This preview shows pages 1–2. Sign up to view the full content.
This preview has intentionally blurred sections. Sign up to view the full version.View Full Document
Unformatted text preview: For example, let's say that an economy has a money supply equal to $1000 and that there is a reserve requirement of 50%. If all $1000 is deposited into a bank, half of this amount must be held as reserves to cover withdrawals and half of this amount can be used to make loans. Say the bank gives out $500 in loans. The money is spent and eventually redeposited in the bank. Now, the bank has $1500 deposited. Only $1000 of this amount is in currency. The other $500 is owed to the bank and exists in a form known as a paper balance. The bank has $1500 in deposits, and since it is required to keep half in reserves, it must keep $750 in currency. This leaves only $250 in currency available for loan seekers. This process continues and real balances are replaced by paper balances until the bank can no longer make loans because all of its currency...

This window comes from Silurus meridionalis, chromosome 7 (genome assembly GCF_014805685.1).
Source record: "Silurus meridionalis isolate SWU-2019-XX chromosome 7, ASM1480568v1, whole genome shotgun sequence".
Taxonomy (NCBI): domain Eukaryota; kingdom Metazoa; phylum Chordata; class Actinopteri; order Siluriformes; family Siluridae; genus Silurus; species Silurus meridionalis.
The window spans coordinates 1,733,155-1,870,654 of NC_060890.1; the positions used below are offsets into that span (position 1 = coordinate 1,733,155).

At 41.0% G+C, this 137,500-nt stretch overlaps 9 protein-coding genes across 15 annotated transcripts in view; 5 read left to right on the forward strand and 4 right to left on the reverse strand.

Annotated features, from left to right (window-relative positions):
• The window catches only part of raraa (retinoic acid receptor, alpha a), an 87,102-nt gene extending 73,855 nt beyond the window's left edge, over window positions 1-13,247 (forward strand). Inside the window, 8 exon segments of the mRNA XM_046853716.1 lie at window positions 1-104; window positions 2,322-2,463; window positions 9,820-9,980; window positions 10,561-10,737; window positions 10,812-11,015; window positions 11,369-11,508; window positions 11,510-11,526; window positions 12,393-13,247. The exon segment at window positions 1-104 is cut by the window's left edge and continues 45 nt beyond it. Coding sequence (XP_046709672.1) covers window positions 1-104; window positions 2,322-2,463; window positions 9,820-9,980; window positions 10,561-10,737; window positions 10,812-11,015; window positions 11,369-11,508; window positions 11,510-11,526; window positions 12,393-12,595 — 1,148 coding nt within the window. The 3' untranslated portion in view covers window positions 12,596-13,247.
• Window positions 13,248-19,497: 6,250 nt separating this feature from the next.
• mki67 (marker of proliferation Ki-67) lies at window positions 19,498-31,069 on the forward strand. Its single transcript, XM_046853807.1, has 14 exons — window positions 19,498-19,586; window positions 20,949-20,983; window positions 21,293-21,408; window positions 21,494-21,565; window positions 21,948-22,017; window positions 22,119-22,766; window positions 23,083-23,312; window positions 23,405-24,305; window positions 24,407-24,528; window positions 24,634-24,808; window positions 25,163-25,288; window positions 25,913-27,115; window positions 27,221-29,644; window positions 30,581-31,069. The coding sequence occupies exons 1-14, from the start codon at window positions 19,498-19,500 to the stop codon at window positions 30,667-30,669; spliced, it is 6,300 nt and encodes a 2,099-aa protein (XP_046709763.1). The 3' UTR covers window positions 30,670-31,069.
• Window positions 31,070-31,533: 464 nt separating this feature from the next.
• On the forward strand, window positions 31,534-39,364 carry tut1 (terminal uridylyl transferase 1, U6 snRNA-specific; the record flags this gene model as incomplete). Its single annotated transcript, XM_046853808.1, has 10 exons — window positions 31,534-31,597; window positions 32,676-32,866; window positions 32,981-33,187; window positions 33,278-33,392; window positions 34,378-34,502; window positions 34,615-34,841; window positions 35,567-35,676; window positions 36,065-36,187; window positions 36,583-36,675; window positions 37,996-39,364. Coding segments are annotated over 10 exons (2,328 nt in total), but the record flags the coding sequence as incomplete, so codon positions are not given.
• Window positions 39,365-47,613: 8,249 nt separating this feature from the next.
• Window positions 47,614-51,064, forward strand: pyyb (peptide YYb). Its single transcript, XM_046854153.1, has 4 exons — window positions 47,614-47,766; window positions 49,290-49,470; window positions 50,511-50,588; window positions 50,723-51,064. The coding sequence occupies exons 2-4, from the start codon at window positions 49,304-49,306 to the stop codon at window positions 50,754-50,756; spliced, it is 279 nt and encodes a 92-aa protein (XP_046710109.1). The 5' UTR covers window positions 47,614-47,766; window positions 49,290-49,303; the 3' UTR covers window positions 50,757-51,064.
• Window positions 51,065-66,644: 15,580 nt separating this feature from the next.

View Full Document
- Fall '10